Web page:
Sunday, November 18, 2012

Homemade Ding Dongs: Shorter Shelf Life

Unless you live in a vacuum, you must be aware that Hostess Brands announced Friday that it's liquidating the company. This marks the end of those lunchbox snacks--Twinkies, Ding Dongs, Ho Hos, Snow Balls.. and in terms of sandwiches, the ubiquitous Wonder Bread.

In a statement, Hostess said its bakery operations suspended all plants and is laying off most of its 18, 500 workers to focus on selling its assets. Among those assets: the recipes for its well-known brands, especially the spongy Twinkie, which holds a special place in America's culinary history. Over the years, it has been vilified by nutritionists, but it remains widely loved by snackers.

It even entered into U.S. legal history as the so-called "Twinkie defense," used by lawyers for former San Francisco city supervisor Dan White in his trial for the 1978 murder of Mayor George Moscone and city supervisor Harvey Milk. The legal team successfully argued that White's consumption of mass amounts of junk food, including Twinkies, was a symptom of the depression that led to his shooting of Moscone and Milk. White was found guilty of manslaughter, a lesser charge.

CEO and chairman Gregory F. Rayburn told CNBC that he was hopeful the company could sell its brands. He told TODAY that the move was not a negotiating ploy. "It's over. This is it," he said.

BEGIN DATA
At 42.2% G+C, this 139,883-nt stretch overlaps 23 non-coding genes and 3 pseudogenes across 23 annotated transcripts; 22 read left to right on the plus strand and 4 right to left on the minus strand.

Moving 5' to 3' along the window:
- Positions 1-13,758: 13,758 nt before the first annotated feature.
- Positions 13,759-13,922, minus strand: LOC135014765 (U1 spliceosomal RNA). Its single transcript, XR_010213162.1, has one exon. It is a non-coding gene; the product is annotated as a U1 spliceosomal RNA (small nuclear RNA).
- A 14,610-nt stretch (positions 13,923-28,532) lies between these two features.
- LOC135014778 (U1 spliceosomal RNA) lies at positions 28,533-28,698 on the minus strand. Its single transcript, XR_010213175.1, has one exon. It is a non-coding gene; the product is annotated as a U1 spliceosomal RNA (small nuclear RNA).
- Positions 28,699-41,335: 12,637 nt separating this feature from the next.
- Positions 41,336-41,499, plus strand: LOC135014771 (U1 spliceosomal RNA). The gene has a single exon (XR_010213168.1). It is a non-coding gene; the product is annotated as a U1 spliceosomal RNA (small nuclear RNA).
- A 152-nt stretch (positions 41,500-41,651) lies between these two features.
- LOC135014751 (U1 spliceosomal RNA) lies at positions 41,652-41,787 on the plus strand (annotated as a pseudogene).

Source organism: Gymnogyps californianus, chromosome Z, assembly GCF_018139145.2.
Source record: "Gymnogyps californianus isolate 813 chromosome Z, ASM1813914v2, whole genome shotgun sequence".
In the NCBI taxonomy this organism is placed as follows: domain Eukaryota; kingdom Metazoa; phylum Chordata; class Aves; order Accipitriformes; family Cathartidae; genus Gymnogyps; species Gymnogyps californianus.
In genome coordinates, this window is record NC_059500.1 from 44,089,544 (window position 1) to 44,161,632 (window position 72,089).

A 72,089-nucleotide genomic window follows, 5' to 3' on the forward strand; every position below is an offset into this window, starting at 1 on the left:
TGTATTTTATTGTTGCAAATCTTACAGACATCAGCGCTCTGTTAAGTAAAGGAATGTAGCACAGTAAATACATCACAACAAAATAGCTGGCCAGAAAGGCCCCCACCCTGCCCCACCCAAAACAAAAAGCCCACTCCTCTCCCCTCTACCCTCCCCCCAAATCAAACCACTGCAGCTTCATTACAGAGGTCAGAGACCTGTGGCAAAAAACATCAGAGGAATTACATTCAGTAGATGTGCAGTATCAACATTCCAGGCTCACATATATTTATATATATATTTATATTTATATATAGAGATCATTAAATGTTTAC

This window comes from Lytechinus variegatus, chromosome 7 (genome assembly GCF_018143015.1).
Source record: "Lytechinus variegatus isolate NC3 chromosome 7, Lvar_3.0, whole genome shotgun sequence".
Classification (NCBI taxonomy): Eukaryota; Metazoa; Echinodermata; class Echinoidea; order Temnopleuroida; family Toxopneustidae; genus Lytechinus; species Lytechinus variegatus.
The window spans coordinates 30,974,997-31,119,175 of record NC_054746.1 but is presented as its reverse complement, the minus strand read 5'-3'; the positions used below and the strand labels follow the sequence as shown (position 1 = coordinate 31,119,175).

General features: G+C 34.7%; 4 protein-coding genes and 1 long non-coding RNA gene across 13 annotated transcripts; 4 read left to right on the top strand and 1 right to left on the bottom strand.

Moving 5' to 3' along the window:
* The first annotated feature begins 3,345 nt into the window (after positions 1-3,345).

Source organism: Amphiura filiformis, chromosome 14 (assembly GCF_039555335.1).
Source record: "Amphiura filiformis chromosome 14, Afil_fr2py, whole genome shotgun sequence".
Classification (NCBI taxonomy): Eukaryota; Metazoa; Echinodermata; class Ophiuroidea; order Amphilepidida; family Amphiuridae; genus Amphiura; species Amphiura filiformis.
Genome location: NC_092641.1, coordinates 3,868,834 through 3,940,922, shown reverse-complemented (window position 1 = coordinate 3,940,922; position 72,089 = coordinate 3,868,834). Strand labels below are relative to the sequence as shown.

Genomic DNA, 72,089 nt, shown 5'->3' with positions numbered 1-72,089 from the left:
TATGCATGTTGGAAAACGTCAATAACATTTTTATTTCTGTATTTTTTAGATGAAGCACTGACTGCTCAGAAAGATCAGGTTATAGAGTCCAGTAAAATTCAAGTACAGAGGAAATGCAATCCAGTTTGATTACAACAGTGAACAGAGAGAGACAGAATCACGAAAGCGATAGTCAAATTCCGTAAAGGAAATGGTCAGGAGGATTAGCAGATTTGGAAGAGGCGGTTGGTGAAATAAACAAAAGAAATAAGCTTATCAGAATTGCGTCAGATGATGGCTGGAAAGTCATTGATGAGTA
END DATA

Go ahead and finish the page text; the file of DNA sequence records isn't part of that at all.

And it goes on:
On Nov. 12, Hostess permanently closed three plants because of the strike. Two days later, the company announced that it would be forced to liquidate if enough workers did not return to restore normal operations by 5 p.m. ET Thursday. "We deeply regret the necessity of today's decision, but we do not have the financial resources to weather an extended nationwide strike," said Rayburn.
The BCTGM was not immediately available to comment. But Reuters reported that Union President Frank Hurt  blamed the company, saying it was kowtowing to Wall Street investors who have wanted to break up Hostess. Workers were still staffing picket lines early Friday.

A quick search of eBay showed people offering boxes of Twinkies for a range of prices -- from $5.00 a box to as much as $500. 

So because this is a Chocolate Blog, I thought I'd focus on Ding Dongs. Here are four Ding Dong Recipes you can make at home. The difference? Shelf Life. An average Hostess brand Ding Dong has a shelf life of 9 years. These Home Made  treats? 3-4 days in the refrigerator. 

Don't forget to scroll down and watch a classic Ding Dong Ad.


Beantown Baker 

What Megan's Making

All Recipes: Giant Ding Dong cake

How to Baker

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